In the aftermath of Hurricane Sandy, many businesses are doing all they can to help those left disempowered by the storm, both literally and figuratively. Millions have been left without power, and others are stranded far from their homes and still more have been rendered homeless by the massive storm, which has led to flooding and fires across the northeast and mid-Atlantic. Naturally, the last thing people want to think about is paying bills.
Fortunately, big banks are doing their part to provide relief to those affected by the storm. JPMorgan Chase is waiving overdraft fees and late fees on credit cards and loans through this morning, according to Fast Company. Citibank waived its ATM fees for customers using non-Citibank machines and Bank of America offered to refund any fees incurred during Sandy.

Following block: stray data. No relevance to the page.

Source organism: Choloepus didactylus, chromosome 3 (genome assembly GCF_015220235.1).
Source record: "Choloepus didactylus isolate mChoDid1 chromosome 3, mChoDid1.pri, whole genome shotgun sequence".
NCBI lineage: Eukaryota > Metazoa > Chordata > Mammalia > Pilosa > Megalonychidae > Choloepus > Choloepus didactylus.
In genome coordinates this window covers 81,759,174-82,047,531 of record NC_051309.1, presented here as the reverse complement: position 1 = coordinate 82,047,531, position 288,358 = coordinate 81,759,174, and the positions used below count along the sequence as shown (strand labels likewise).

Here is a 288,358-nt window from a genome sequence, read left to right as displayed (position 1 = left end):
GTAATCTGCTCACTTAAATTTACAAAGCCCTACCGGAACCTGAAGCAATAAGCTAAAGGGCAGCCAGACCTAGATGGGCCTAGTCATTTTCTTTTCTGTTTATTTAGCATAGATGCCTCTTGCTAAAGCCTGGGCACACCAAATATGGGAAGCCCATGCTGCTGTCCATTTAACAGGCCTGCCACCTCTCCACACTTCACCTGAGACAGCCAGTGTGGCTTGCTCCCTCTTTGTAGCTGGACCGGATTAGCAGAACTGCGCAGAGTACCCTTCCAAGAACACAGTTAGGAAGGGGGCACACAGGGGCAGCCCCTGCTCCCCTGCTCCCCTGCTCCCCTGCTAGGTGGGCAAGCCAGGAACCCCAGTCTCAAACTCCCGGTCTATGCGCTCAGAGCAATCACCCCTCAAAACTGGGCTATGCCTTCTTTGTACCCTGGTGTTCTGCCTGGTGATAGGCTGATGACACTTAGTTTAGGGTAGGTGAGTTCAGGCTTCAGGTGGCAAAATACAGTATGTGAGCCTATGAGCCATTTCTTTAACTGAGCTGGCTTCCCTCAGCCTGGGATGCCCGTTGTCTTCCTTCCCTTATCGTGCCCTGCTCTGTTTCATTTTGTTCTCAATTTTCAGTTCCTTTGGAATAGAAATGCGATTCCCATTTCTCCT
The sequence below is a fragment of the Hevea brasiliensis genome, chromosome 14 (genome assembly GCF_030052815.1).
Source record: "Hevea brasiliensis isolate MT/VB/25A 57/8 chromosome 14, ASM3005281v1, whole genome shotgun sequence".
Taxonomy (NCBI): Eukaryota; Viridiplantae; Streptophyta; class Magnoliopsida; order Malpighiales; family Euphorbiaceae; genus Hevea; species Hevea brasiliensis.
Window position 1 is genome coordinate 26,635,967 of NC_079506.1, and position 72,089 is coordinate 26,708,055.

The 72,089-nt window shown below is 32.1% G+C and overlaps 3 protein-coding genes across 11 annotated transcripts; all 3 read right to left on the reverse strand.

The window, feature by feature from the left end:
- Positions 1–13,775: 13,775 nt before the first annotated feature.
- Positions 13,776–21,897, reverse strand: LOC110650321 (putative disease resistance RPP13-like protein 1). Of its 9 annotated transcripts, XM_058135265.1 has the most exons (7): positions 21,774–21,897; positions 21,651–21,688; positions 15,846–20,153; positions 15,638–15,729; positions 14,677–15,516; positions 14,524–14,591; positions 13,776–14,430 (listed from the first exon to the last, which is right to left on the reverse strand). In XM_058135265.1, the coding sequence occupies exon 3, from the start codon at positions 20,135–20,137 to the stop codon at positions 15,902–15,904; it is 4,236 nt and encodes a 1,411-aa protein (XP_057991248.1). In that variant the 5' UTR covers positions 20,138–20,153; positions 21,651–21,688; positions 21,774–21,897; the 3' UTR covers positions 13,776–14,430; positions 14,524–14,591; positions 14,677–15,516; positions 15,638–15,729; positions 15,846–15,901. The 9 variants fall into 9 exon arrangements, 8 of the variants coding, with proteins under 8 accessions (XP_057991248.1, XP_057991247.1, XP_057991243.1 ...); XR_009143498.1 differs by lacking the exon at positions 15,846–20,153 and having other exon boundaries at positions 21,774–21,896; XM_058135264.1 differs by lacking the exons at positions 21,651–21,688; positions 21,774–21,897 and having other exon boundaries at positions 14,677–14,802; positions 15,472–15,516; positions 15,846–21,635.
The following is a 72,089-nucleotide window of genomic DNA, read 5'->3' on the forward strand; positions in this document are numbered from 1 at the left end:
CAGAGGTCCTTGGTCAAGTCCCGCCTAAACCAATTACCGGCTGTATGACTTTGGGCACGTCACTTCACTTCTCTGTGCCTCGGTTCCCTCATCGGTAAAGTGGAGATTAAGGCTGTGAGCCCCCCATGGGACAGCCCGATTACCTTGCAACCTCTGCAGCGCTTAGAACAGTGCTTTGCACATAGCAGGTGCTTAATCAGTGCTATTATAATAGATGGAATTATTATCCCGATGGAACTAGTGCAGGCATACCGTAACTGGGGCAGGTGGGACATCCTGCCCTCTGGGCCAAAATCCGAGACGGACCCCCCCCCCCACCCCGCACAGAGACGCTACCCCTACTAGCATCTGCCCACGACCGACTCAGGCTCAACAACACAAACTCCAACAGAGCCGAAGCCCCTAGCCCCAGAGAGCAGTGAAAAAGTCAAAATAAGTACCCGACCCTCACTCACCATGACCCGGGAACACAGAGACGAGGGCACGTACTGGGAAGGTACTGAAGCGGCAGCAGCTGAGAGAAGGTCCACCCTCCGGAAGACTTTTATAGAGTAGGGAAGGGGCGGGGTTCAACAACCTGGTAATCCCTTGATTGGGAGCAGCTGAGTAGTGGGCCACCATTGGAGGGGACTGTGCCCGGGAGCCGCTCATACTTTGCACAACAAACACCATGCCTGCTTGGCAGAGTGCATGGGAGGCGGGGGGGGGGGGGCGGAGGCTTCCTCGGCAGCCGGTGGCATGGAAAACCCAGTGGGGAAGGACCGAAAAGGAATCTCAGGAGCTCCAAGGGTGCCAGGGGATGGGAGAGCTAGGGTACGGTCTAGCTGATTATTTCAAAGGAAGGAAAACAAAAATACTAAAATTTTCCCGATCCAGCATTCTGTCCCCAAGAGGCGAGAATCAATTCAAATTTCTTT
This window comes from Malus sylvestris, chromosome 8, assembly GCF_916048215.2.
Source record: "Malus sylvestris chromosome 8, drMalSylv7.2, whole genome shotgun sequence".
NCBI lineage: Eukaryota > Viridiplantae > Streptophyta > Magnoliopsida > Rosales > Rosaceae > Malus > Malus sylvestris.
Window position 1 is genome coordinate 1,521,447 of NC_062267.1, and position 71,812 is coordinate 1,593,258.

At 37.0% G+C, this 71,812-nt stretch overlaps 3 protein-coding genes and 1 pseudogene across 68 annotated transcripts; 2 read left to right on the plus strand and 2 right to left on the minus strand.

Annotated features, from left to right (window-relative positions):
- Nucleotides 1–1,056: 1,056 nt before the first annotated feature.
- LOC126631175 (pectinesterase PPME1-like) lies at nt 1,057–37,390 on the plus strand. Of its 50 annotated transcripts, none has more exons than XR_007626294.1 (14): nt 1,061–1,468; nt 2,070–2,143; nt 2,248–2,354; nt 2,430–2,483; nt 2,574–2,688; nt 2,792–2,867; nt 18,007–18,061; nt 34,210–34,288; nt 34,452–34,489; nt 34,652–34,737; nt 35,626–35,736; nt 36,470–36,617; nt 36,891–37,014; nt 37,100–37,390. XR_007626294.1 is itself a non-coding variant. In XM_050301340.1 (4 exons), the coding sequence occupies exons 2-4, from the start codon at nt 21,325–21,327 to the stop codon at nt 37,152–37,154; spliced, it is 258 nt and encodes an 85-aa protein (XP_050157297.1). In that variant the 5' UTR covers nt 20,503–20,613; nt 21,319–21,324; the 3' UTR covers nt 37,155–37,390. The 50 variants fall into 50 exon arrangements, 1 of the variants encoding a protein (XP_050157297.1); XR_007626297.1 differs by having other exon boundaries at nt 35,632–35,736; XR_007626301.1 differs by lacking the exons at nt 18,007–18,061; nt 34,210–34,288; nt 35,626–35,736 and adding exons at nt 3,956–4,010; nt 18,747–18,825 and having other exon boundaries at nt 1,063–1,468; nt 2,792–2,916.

And for those seeking shelter, companies are helping with that, too. Airbnb, an accommodations and rentals website, is offering to waive all their fees for more than 20,000 Airbnb listings available in affected areas. Airbnb is also asking hosts to consider lowering their prices on their rentals and cites at least one user who is offering guest rooms to stranded travelers for free. According to their site, the fee-free traveling and hosting applies to both guests who book — and hosts who accept new bookings — starting yesterday and lasting through November 7 in affected areas including New York, the Hamptons, Providence, New Haven, and Atlantic City for a maximum of seven nights.
And for those safe and sound who just want to make an easy donation to help victims, Apple has just set up a special page in its iTunes Store to let users make charitable donations to the Red Cross.
These companies’ efforts will undoubtedly fair far better for the company, than American Apparel’s tone-deaf email to customers sent during the height of the storm on Monday night offering a discount on their clothing, appealing to those who were supposedly “bored” during the storm. It’s certainly not an adjective to describe the thousands left without homes and millions still lacking power after the storm.